Protecting ‘Your Right to Know’

From the news desk:

“Congress shall make no law respecting an establishment of religion, or prohibiting the free exercise thereof; or abridging the freedom of speech, or of the press; or the right of the people peaceably to assemble, and to petition the Government for a redress of grievances.”
First Amendment to the Constitution of the United States

We’re coming up on an important time of the year, a period that is vital to our continued existence as a free country.
The week of March 12-18, 2017, is Sunshine Week, a seven-day period when we honor the First Amendment to the United States Constitution. Specifically, Sunshine Week celebrates one of the tenets of said amendment, freedom of the press, enshrined by the Founding Fathers in 1791 to ensure the government couldn’t stem the free flow of information to the public.
Some may ask, “What right does the public have to know what’s going on in the halls and assemblages where laws are made?”
In a 1945 decision, Supreme Court Justice Hugo Black answered that question when he wrote: “The First Amendment...rests on the assumption that the widest possible dissemination of information from diverse and antagonistic sources is essential to the welfare of the public...Freedom to publish is guaranteed by the Constitution...”
But what does that mean? Any time laws are made without the full knowledge and understanding of the governed, we risk making laws that can cause harm to all.
Denying or removing rights diminishes all, not just the group who’s rights are at risk of being abridged. The infamous smoke-filled rooms, secret agreements, clandestine meetings, take the power away from the masses – the people by who’s caveat the lawmakers are charged with a duty – and place it in the hands of a few.
And governing absent the consent of the governed is the favored method of despots and dictators. That free flow of information is the sole path to freedom.
Even today, though, those freedoms are at risk. Just this past Friday, several national news outlets were excluded from a White House press briefing. All the outlets which were banned had asked hard questions about the current administration’s ties to the Russian government.
This is unacceptable. By refusing to speak to or with journalists who ask questions they don’t like, politicians place themselves in a position where their motives must be questioned. By talking only to outlets who ask the questions they do like, who only present the news the politicians want to hear, which paints them in the best light and ignores questionable decisions, the entire body politic is weakened.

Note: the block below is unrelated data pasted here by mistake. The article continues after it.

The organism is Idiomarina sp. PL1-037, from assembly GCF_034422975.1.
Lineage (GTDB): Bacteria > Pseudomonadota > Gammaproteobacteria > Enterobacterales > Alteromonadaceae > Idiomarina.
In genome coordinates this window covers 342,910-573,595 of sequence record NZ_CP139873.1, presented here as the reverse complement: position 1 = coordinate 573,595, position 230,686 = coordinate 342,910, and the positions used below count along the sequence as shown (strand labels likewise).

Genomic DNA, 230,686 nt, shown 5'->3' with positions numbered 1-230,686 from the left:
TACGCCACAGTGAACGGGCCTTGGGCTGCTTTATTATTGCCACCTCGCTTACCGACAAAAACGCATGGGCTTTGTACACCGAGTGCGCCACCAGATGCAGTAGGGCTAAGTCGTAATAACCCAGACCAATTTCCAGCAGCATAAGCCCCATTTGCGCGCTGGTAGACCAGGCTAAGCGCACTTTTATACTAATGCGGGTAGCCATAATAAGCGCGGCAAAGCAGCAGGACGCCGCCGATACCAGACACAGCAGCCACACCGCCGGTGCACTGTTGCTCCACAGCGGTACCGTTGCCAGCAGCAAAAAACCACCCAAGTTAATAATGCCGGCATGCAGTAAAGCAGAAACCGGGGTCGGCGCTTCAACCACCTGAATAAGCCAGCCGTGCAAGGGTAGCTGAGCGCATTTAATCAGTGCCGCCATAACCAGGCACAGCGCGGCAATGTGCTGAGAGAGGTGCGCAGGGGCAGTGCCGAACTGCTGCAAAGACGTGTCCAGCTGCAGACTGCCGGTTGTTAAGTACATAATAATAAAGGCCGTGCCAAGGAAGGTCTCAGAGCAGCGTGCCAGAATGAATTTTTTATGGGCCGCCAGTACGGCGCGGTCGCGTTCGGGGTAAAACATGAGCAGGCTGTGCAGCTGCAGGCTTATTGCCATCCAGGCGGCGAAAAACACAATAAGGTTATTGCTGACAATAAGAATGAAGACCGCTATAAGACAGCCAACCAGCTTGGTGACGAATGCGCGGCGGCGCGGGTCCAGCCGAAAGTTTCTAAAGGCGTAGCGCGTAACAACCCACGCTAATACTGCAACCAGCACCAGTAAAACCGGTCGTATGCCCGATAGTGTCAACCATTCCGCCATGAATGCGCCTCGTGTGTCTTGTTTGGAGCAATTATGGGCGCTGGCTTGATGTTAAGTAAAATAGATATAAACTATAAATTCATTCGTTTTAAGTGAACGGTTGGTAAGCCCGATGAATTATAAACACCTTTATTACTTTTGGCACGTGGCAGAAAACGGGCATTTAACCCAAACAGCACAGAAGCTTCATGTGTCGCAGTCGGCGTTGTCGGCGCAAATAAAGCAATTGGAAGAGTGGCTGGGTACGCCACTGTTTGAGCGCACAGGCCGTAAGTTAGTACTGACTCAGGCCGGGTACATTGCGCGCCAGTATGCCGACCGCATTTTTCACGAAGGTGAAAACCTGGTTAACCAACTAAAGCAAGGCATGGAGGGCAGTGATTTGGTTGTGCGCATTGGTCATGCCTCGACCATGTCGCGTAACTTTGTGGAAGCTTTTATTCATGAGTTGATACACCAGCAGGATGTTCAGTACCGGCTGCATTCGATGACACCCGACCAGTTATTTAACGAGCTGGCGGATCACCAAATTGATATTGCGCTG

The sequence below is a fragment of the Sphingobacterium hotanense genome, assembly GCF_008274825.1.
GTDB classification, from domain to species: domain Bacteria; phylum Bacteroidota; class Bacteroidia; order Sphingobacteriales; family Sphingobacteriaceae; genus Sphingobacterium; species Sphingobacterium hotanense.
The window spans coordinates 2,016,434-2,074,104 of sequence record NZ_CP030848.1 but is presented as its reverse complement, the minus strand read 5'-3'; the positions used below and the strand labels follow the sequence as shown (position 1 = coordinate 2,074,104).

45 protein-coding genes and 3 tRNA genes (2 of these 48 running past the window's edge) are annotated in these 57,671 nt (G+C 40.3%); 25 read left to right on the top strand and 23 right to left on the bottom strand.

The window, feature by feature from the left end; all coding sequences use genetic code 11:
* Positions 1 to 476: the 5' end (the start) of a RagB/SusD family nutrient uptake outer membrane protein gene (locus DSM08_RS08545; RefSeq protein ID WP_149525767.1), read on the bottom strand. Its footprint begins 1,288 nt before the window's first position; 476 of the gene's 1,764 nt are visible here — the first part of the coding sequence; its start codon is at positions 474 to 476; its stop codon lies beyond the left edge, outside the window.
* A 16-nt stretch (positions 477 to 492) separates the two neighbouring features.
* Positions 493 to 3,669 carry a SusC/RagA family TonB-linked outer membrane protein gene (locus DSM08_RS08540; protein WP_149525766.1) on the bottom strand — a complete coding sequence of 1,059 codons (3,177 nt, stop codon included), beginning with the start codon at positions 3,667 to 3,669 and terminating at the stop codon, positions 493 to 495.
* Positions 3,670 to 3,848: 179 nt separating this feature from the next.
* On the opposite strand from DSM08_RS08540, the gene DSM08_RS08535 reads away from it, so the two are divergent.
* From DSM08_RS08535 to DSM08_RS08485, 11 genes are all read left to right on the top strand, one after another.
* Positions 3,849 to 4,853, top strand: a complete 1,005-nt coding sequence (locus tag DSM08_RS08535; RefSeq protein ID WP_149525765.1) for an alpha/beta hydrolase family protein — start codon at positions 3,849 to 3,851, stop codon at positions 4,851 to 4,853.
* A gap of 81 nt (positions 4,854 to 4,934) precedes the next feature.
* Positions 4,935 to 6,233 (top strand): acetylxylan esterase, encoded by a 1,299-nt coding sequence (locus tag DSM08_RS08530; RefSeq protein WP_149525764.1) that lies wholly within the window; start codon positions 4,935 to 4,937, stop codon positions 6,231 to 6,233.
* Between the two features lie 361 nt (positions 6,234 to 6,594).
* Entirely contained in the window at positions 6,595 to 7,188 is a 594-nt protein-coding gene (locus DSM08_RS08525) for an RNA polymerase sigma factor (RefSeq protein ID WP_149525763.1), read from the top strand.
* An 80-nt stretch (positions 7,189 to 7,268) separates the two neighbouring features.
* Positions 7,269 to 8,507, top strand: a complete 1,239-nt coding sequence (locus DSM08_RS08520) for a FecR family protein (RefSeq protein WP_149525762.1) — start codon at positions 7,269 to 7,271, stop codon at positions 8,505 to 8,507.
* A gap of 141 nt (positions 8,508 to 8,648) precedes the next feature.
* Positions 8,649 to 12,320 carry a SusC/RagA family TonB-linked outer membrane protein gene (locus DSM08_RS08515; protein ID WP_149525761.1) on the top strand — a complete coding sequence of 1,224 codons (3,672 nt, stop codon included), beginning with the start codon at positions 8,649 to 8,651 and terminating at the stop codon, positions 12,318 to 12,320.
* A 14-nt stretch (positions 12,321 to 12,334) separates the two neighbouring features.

There’s a growing belief today that politicians are owed deference, that we, as a people, should simply submit to their decisions, their actions, their whims, without question. But, again, that way lies despotism, a reduction of freedom and personal liberty, until nothing remains.
It’s the job of journalists to ask those tough questions, to hold politicians openly accountable for the decisions they make. Because at all levels, from the city council chambers to the Wyoming legislature to the White House, government belongs to the governed – the people – not to those who govern.
Every elected official is charged with his or her job – to make the rules, to establish the laws of the land – only with the consent of the governed. The final phrase in the same First Amendment which guarantees freedom of the press guarantees the governed the right to “petition the Government for a redress of grievances.”
But, too many times in this day and age, our elected officials ignore the will of the governed. It doesn’t always happen, as in the case of a recent proposal before the Wyoming legislature which would have stripped gun-free zone status from university and college campuses in the state. To their credit, our state legislators listened, they heard to concerns of the people in the trenches, the university and college administrators and voted the proposal down.
Sadly, that is becoming more an exception than a rule, particularly at the national level. Terms such as “alternative facts” and “fake news” are being bandied about freely. Even the president, in an astoundingly acrobatic exercise in contradiction, said the facts of a recent news item were true but still labeled it fake news.
Supreme Court Justice Louis Brandeis said: “Publicity is justly commended as a remedy for social and industrial diseases. Sunlight is said to be the best of disinfectants; electric light the most efficient policeman.”
Stifling the press is often the first resort of dictators and despots. In Washington, D.C., just down the street from the White House, is the Newseum, an interactive museum celebrating freedom of the press and promoting all five freedoms set forth in the First Amendment. A central feature of the Newseum is a list with the names of more than 2,000 individuals who paid the ultimate price to guarantee the public’s right to know.
Let’s not forget that sacrifice, the gift they gave us, which made this a better world. Celebrate your freedoms.
Guarantee ‘Your Right To Know’ is not taken away.


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